Brown has also trumpeted a plan for “BramptonU” with a barrage of social media and other messages, but zero dollars committed by the mayor to achieve the goal, even before the pandemic.
This will be the third tax freeze in a row, after the City’s own staff reported during the previous council term that 3 to 5 percent tax increases would be needed in the coming years just to maintain basic spending to keep Brampton running.
Councillor Martin Medeiros raised concerns with how the City loves to talk about its big plans, but refuses to put the money forward to pay for them. He still voted in favour of Mayor Brown's tax freeze.
“We haven't really shown seriousness, as much as we talk about everything we do, we haven't put a down payment on the future,” Medeiros said. “We haven't put a down payment on our priorities going forward,” he added, noting “strategic decisions need to be made moving forward.”
Mark Medeiros, the acting treasurer, said there are “a significant amount of strategic reserves available,” but he’s unsure what projects they would go toward, noting that’s usually identified when projects are ready to be approved by council. He did not specify what reserves he was referring to, nor did he provide current balances.
At least one of the City’s reserves, the General Rate Stabilization account, is in a fragile state. The City is currently facing a $20.5 million deficit from pandemic-related costs. Staff expect the money to be covered by the provincial government through the Safe Restart Agreement. The municipality previously received $35 million in August in the first phase of funding, which was given to all municipalities. Phase-2 funding is reserved for certain municipalities and is contingent on a number of factors, such as transit use, and there’s no guarantee the City will receive funding to make up for all the revenue losses.
If forced to cover the deficit on its own, City staff plan on using the GRS Reserve. According to the acting treasurer, 10 percent of the year’s operating budget should be available in the GRS Reserve to deal with emergencies. Given the 2021 operating budget is proposed at $776 million, $77.6 million will be needed for the city to be in a safe space. Only $69.5 million is currently available in the account, and if the City has to pay for the deficit in full, the funds will drop dangerously low to $49 million. The fund will likely continue to tumble as the pandemic creates further financial impacts on the city. Barrick noted on the very first day of budget deliberations that potential pandemic costs in 2021 were not factored into the budget.
The reckless move was made despite knowing losses will continue, some possibly until 2022.
Brown’s motion followed on the heels of approved funding amendments proposed by Councillor Doug Whillans. His first motion centred on the Backyard Garden Program. Launched in April, the goal was to encourage residents to grow gardens in their backyards, and aid local food banks in need. Originally, $150,000 was outlined in the capital budget proposal, but his ask to raise this to $250,000 gained full support. He also asked for capital funds to support the Environmental Master Plan be increased from $200,000 to $500,000 over the next three years.
A whole slew of funding requirements to support the plan are being ignored, including money needed to convert the city’s entire transit operation from diesel to electric or hybrid buses, which will require all of the transit infrastructure to be converted. This will likely cost at least $500 million, but the budget does not include a strategy to achieve the City’s own commitments under its Environmental Master Plan.
The final motion of 2021 budget committee deliberations was presented by Regional Councillor Pat Fortini, who proposed all non-union employees and city council members freeze their pay for the year. The money would go toward other initiatives or charitable efforts that aid residents, such as increasing bus services or assisting small businesses.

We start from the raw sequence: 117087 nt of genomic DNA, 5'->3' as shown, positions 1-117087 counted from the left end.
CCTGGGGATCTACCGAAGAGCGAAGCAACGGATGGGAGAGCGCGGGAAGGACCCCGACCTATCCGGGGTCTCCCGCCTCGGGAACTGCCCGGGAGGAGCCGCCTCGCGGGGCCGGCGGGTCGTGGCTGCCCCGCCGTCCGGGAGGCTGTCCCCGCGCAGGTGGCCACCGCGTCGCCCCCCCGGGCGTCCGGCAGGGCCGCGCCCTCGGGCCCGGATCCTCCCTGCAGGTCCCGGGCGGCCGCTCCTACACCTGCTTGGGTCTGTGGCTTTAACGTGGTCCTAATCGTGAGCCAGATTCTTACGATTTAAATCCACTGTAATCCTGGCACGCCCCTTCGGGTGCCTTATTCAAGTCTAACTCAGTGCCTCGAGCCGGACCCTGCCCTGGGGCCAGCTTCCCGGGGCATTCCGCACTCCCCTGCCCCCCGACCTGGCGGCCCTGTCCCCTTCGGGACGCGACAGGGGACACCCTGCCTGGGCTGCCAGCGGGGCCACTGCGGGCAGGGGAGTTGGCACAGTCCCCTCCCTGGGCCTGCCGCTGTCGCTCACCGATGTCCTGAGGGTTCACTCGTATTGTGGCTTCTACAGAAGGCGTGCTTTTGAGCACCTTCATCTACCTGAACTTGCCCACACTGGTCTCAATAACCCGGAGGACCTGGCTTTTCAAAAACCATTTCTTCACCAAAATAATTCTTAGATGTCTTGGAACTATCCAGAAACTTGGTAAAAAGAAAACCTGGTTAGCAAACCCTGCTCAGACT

While less than 15 minutes was spent on Brown’s motion to freeze taxes, and all the implications for this, council spent more than an hour debating Fortini’s motion before he withdrew it with a notable sigh of frustration.
Despite one of the most bloated non-union salary lines in Ontario, which was pointed out in a report the City commissioned in 2015 by the former Ontario auditor general, councillors would not support Fortini’s idea.
Some, such as Councillor Santos, were against a staff pay freeze, given the ongoing pandemic. “I find it absolutely insulting almost, that we are going to be suggesting that we freeze their salaries during the time when they've been working their hardest.”
Regional Councillor Michael Palleschi said the motion showed “fiscal responsibility”, given the discussion on a budget freeze had just concluded. But he wanted to separate the motion into two, stating he couldn’t support a pay decrease for staff, but would support one for council, which Santos said she would support.
Brampton council members are at or near the top of the pay scale for municipal elected officials in Canada, and their excessive compensation has been a point of contention in the past. In 2014 and 2015 there was discussion about a pay freeze, but it never happened. Linda Jeffrey, disappointed with the lack of action to set a responsible fiscal example, cut her own salary by $50,000.
Brown, who runs a bloated office, and trumpets cost cutting for others, has made no such move to reduce or even freeze his own compensation, which is well over $200,000 in total including his police board pay and salary from the Region of Peel.
He was heavily criticized as Ontario PC leader, when documents were released that showed he racked up exorbitant expense amounts before he was forced to quit his job amid allegations of sexual abuse, which he denies.
Councillor Pat Fortini brought forward a motion seeking to freeze salaries for councillors and all non-union city employees. It was withdrawn after more than an hour of debate.
On Tuesday, Fortini’s push for council members to put their money where their mouth is, never panned out. “I think everyone’s going to be crying over a little bit of pay. I’ll withdraw my motion, how’s that? Maybe you guys can go tell your residents,” he said, after he pulled his ask.
The motions approved Tuesday, including Brown’s latest tax freeze, will have to be approved at a special council meeting set to take place next Wednesday, before the changes can come into effect.